Learning Centers: Self-Directed Learning Through Active Involvement
by Janet Westlake
Imagine a Sunday school classroom. At one table, children are working on a mural that illustrates the Bible story. At another table, children are looking up Bible verses to complete a puzzle. In a quiet corner, a boy is reading a Bible storybook. Occasionally he refers to a Bible atlas. Meanwhile, the teacher answers a question one of the children had about the video of the day’s Bible story. These people are actively involved in exploring the Christian faith through learning centers.
Benefits of Learning Centers
Learning centers expand the learning options available to your students. Students are actively involved in the learning process. They work at their own pace and can explore a subject in as much depth as they desire. Learning centers allow students to learn in the most effective manner for them.
Teachers of large classes will find learning centers particularly useful. With the class divided into smaller groups, teachers can interact with students on an individual basis.
Designing and Scheduling Centers
Learning centers are most often areas in a classroom with different activities in each area. On a large scale, learning centers may be rooms throughout a building with different themes in each room. Sometimes a teacher may set up one center where students can work when they finish their projects early.
Learning centers work on a variety of time schedules. Some teachers develop two or three areas each week for students to use while the other students arrive. Sometimes students rotate among the centers for the entire class period. Another option is to have several ongoing centers where students could work on a weekly basis.
The number of teachers needed to supervise centers depends on the age of the class. Younger children need more supervision. Older children, youth, and adults can follow instructions included in the center after a brief overview of the session is given. The teacher primarily operates as facilitator.
People who teach alone can often find someone interested in a certain activity who will supervise a learning center during a specific period of time. This occasional learning center will provide variety and interest to your class.
Guidelines for Centers
While learning centers allow students to explore the biblical story through activities of their choice, students need an environment that is safe, comfortable, and orderly. Teachers foster an effective learning environment by providing guidelines for learning centers. Guidelines may include:
- Respect one another’s learning. Students may assist one another, but they should not interrupt another’s learning. Noise is often an indicator of the students’ level of enthusiasm for their work. However, rowdiness distracts others from their activity.
- Finish what you start. Students should finish the projects they begin before moving on. Random movement from one area to another breaks down the learning environment.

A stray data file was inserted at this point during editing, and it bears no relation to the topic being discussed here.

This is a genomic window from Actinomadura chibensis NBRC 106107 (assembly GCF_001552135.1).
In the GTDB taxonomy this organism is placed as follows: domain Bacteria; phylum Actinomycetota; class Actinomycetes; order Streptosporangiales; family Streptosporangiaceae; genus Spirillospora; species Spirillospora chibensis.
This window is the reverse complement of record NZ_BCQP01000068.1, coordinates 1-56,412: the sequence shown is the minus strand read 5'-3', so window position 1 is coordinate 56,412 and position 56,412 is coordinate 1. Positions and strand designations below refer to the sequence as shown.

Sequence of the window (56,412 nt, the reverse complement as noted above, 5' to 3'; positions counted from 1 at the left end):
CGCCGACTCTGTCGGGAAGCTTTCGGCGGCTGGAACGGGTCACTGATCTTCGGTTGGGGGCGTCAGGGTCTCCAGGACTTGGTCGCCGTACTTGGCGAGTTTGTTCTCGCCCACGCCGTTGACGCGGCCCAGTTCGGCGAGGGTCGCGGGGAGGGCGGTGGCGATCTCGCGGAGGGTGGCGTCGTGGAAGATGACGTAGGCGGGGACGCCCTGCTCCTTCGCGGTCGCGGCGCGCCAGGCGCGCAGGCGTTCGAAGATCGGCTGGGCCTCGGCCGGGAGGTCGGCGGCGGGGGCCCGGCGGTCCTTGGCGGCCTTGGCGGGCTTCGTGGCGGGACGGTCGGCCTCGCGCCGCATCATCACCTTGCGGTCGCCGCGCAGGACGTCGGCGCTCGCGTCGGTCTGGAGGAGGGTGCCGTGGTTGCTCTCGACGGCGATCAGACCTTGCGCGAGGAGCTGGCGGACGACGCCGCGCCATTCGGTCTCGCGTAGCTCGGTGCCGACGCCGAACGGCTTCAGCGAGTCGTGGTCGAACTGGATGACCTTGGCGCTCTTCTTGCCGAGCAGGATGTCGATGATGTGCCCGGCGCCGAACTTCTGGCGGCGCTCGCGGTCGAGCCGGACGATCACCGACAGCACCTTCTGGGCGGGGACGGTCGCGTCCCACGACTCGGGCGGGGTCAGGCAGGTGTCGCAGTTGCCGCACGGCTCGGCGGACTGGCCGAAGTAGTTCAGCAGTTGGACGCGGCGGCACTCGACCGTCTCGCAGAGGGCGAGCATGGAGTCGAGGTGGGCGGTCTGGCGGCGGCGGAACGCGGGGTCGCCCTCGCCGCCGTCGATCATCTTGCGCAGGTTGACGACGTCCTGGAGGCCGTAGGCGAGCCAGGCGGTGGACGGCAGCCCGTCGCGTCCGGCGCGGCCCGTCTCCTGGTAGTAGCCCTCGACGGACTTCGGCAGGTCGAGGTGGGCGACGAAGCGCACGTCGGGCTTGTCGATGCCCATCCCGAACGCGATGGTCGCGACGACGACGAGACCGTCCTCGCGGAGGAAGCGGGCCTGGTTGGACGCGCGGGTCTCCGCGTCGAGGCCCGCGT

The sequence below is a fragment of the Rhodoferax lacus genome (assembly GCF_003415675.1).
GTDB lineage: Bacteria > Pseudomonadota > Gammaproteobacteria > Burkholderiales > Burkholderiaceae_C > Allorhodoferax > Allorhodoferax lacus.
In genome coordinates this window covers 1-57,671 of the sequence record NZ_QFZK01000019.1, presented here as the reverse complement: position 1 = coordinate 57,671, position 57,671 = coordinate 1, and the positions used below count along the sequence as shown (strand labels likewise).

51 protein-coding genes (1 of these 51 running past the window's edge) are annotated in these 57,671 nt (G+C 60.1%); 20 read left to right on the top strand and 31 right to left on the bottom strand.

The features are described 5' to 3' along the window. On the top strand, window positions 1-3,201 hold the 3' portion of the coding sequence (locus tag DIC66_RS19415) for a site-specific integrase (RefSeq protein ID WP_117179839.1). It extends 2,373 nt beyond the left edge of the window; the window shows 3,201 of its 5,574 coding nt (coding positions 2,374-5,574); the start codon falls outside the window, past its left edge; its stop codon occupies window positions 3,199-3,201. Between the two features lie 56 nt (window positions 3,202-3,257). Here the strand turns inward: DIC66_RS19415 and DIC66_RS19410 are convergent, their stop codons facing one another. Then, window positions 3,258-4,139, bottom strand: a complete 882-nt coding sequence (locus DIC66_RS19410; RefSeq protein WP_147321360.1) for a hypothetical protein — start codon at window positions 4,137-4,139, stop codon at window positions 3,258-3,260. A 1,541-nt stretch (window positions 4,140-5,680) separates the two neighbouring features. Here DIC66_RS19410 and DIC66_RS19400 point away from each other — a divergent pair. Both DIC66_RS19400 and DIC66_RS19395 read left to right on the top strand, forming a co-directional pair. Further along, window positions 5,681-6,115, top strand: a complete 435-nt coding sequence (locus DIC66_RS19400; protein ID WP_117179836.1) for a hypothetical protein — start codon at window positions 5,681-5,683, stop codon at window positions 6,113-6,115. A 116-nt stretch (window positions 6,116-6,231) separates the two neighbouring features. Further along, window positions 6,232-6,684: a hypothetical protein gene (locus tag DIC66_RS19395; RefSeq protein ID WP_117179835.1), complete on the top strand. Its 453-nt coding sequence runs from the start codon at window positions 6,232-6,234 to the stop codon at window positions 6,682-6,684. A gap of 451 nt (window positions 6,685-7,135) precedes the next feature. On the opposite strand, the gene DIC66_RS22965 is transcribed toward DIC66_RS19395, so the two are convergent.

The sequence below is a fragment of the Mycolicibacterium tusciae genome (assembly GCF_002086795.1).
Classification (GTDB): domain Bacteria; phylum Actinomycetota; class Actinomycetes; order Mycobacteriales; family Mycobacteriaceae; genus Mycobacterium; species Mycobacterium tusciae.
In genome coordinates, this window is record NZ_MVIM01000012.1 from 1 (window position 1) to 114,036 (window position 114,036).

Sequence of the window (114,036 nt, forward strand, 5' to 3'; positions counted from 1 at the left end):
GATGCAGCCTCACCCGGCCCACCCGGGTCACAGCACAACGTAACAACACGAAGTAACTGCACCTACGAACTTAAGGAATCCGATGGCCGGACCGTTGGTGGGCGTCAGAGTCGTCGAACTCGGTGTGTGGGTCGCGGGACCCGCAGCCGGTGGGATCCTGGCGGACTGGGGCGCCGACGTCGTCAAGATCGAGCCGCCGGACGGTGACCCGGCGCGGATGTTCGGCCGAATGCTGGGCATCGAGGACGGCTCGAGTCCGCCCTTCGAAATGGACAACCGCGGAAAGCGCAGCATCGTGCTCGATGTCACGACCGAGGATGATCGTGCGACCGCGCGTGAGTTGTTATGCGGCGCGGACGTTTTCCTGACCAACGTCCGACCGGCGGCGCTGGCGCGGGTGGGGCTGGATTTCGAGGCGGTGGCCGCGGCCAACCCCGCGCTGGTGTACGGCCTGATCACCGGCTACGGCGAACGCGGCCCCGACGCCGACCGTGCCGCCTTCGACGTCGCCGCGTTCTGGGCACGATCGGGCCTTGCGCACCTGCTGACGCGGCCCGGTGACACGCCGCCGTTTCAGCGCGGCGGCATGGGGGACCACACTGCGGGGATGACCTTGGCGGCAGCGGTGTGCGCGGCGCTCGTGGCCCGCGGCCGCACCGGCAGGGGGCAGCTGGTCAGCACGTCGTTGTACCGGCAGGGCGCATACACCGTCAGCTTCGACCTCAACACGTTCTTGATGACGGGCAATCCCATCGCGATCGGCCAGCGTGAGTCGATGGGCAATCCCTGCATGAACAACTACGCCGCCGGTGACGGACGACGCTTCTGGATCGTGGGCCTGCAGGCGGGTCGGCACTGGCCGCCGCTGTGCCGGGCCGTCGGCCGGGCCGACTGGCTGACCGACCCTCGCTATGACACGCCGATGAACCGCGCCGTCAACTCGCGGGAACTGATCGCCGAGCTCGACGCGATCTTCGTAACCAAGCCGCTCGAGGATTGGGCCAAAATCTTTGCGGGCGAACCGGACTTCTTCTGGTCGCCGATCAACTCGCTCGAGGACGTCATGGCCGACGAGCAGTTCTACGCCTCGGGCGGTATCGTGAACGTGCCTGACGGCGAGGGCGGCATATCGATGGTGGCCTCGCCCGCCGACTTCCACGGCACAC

- Share what you learn with another person. Teachers of children will want to include a time for sharing insights and new learnings as a total group. You will discover ideas that need to be reinforced, activities that are enjoyable to your class members, and other ideas helpful for future planning. This time might be scheduled prior to closing worship. Youth and adults can be asked to find one or two other class members and to talk together about the learning activities and any insights gained.
Suggested Centers for Young Children
- Active Play: Include activities such as Bible board games, rolling a ball, a rocking boat, group games.
- Home Living: Include a kitchen area, doll beds, dress-up clothes, and possibly a workshop.
- Art: Include materials for coloring, painting, and doing other crafts.
- Music: Include records or cassette tapes, a record or tape player, songbooks, and rhythm instruments.
- Audiovisuals: Include videos, 16 mm films, or 35 mm filmstrips.
- Books and Pictures: Include storybooks for reading to one another or alone.
Suggested Centers for Older Children, Youth, and Adults
- Audiovisuals: Include films or videos.
- Drama: Include puppets, role play, and acting out Bible stories or contemporary situations.
- Research: Include reference books such as Bible atlases, Bible dictionaries, and concordances; paper; pencils or pens.
- Dialogue: Include open-ended stories or Scripture passages with discussion questions.
- Problem-solving: Include exercises in creative thinking such as brainstorming ideas for resolving a conflict between two friends or making a list of ways to live the Christian faith every day.
- Action: Include art projects, banner making, planting flowers, picking up trash, and so forth.
|Learning Centers with Children: A Sample Lesson Plan||Learning Centers with Youth and Adults: A Sample Lesson Plan|
|Scripture: Genesis 37 — Joseph and His Brothers||Scripture: Matthew 6:9-13 — The Lord’s Prayer|
|Centers: Audiovisuals — Listen to a cassette tape of the story of Joseph. Older children might create a puppet script to act out the story.||Centers: Audiovisuals — Create a video illustrating the prayer.|
|Art — Create a coloring book about Joseph. Older children might make puppets to use with the script written in the Audiovisual Center.||Action — Illustrate a comic book to explain the prayer to a friend. Or write a contemporary version of the prayer.|
|Home Living — Set up a tent. Invite children to pretend to be Joseph and his family, caring for sheep, cooking.||Research — Compare the Matthew version of The Lord’s Prayer with Luke 11:1-4. Use Bible commentaries to learn about this prayer.|
|Research — Draw a map showing Joseph’s travel with the caravan from his home to Egypt. Include rivers, mountains, and other geographical features.|
When this article was written, Janet Westlake was the director of Christian education at St. Matthew’s United Methodist Church in Metairie, Louisiana.